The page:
I was recently at an OECD innovation conference in Paris. Everyone was talking about data and a customer-centric approach as a goal. In Finland and Estonia, that stage has already been passed, and the states are operating on a shared decentralised platform. Two independent states using a shared platform? This should not be possible with independent states eager to underline their own excellence. What happened? How? And why?
The answers lie behind the eastern border, as they so often do in Finnish history. When the Soviet Union collapsed, Estonia declared itself an independent state once more. The state had no established structures, so they had to be created. An administration formed of young people swiftly began to look for the best possible administrative model and technique. The starting point was to quickly copy the best practices used in other states.
After sifting through the top international digital solutions for different branches of administration, it was time to tally up the costs. The total price of the components they would have to buy from enterprises exceeded the Estonian state budget by more than ten times. This was not an option.
To the top of digital development through mutual learning
Open-minded operators developed the X-Road data exchange layer for the transmission of information, and the system for identifying users was copied from Finland. At the time, the identity card was the most progressive solution for identification. In this way, Estonia started to build its society upon the decentralised X-Road. In fact, the system is an internet within the internet. The process was straightforward, with an occasional shortcut.
At the same time in Finland, the solutions being created under municipal self-rule and independent governmental ministries were very fragmented, each operator holding their own opinion on how to make things work. Various development programmes for digitisation were created here and there. Money was being spent and some kind of progress was happening, but in bits and pieces. No one was in charge of the big picture. Sitra was also involved in places.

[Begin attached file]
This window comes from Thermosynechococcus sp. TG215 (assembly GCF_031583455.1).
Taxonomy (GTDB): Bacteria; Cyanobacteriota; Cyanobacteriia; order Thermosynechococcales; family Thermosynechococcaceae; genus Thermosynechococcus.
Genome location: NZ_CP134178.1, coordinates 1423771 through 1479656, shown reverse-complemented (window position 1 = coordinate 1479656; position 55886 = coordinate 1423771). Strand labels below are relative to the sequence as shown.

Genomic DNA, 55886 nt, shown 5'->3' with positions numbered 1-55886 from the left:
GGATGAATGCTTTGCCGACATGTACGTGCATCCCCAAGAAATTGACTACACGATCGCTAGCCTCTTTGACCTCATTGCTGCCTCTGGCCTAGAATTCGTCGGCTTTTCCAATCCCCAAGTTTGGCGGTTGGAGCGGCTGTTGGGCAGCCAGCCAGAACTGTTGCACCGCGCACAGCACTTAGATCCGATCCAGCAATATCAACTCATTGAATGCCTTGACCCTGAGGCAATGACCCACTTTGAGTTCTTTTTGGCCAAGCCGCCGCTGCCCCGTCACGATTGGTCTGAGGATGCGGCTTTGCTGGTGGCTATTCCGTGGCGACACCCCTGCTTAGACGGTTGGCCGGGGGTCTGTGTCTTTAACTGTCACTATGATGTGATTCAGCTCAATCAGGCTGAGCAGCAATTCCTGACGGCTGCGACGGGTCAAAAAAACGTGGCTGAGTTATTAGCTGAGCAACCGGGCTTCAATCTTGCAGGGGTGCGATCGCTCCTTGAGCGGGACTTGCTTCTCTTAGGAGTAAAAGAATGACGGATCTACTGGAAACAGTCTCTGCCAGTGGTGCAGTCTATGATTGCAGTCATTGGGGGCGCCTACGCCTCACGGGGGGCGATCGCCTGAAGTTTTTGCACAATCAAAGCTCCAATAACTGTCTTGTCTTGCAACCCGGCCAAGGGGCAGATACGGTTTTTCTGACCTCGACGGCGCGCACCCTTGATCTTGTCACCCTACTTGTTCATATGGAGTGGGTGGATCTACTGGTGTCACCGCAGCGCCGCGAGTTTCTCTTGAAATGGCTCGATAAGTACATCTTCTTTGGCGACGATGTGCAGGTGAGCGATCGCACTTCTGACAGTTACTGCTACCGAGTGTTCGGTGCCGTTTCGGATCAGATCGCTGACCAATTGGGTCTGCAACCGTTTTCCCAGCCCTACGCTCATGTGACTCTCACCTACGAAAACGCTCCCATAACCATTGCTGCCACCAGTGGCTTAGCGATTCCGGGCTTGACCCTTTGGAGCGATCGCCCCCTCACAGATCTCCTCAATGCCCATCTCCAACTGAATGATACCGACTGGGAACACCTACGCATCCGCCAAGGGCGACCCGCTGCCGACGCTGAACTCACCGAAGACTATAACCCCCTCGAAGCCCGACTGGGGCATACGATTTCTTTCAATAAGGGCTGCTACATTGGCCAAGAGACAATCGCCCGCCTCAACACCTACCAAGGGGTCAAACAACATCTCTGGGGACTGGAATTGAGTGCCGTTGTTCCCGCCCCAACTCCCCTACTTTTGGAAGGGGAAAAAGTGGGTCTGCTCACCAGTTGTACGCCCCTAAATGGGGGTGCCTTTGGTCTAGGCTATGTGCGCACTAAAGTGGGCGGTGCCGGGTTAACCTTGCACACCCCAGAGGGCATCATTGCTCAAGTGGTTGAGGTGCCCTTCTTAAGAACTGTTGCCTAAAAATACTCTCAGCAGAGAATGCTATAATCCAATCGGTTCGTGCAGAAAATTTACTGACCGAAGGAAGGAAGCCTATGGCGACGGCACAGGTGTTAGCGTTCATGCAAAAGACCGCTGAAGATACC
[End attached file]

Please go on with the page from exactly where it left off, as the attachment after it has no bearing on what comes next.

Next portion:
In spring and summer 2012, we reviewed Estonia’s system and saw that it was working and a potential solution for the fragmented situation in Finland, and the data exchange layer X-Road could serve as a sustainable basis for long-term development in Finland and across borders. Many conversations with Toomas Hendrik Ilves, the President of Estonia at the time, solidified our impression of the goal. The data exchange layer X-Road was a way to digitise services in a citizen-oriented way, first in Finland and then in Estonia. Now these two states have been added to the platform it is time to expand to the rest of Europe.
Data exchange layer provides a foundation for developing digital services in Finland and abroad
Sitra’s participation in the ICT 2015 project (link in Finnish) opened up an opportunity to take matters further. After several stages, the National Service Architecture project was established. During this project, legislation was created and the necessary infrastructure established. For citizens, the result is the Suomi.fi service that was completed on schedule and, thanks to a realistic plan, stayed under budget, as was recently reported (link in Finnish). The data exchange layer enables the systematic development of digital services throughout our society and across the border with Estonia.
The groundwork is as good as it can be anywhere in the world. We can proceed swiftly with the development of all digital services. We are only taking the first steps, but now there is a strong foundation we can rely on. Also, a European platform is now potentially a viable option. We need to be determined in our work.
Without Sitra’s efforts and experiments, the platform would never have been created. We at Sitra are already working on the next stage of development: we need to take control of our own data with MyData, but we need to do it on an international platform we can export. After all, we are building the future!